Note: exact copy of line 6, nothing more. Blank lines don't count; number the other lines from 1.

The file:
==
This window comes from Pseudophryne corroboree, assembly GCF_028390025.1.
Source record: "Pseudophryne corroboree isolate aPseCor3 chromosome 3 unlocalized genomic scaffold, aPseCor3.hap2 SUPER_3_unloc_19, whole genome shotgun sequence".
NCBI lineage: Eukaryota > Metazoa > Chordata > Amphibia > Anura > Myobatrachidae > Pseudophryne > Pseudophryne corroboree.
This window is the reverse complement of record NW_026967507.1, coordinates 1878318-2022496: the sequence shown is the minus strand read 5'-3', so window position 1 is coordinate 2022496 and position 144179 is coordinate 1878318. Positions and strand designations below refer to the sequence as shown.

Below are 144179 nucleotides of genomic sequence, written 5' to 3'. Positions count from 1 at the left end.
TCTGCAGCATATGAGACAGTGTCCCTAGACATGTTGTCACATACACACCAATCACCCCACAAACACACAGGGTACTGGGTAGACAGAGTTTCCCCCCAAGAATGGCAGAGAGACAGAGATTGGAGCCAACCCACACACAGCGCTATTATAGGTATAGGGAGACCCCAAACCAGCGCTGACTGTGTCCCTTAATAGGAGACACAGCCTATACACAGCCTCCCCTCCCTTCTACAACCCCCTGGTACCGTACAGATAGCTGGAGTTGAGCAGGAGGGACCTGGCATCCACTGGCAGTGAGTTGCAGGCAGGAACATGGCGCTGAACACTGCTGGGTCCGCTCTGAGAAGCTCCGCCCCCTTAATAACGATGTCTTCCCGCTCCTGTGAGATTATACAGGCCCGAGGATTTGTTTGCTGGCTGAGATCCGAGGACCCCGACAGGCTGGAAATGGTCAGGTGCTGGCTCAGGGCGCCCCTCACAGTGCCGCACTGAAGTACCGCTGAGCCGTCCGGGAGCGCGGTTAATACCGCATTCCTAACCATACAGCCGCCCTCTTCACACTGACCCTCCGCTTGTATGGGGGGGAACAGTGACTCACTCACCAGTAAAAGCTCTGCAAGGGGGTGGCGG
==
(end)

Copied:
TCTGCAGCATATGAGACAGTGTCCCTAGACATGTTGTCACATACACACCAATCACCCCACAAACACACAGGGTACTGGGTAGACAGAGTTTCCCCCCAAGAATGGCAGAGAGACAGAGATTGGAGCCAACCCACACACAGCGCTATTATAGGTATAGGGAGACCCCAAACCAGCGCTGACTGTGTCCCTTAATAGGAGACACAGCCTATACACAGCCTCCCCTCCCTTCTACAACCCCCTGGTACCGTACAGATAGCTGGAGTTGAGCAGGAGGGACCTGGCATCCACTGGCAGTGAGTTGCAGGCAGGAACATGGCGCTGAACACTGCTGGGTCCGCTCTGAGAAGCTCCGCCCCCTTAATAACGATGTCTTCCCGCTCCTGTGAGATTATACAGGCCCGAGGATTTGTTTGCTGGCTGAGATCCGAGGACCCCGACAGGCTGGAAATGGTCAGGTGCTGGCTCAGGGCGCCCCTCACAGTGCCGCACTGAAGTACCGCTGAGCCGTCCGGGAGCGCGGTTAATACCGCATTCCTAACCATACAGCCGCCCTCTTCACACTGACCCTCCGCTTGTATGGGGGGGAACAGTGACTCACTCACCAGTAAAAGCTCTGCAAGGGGGTGGCGG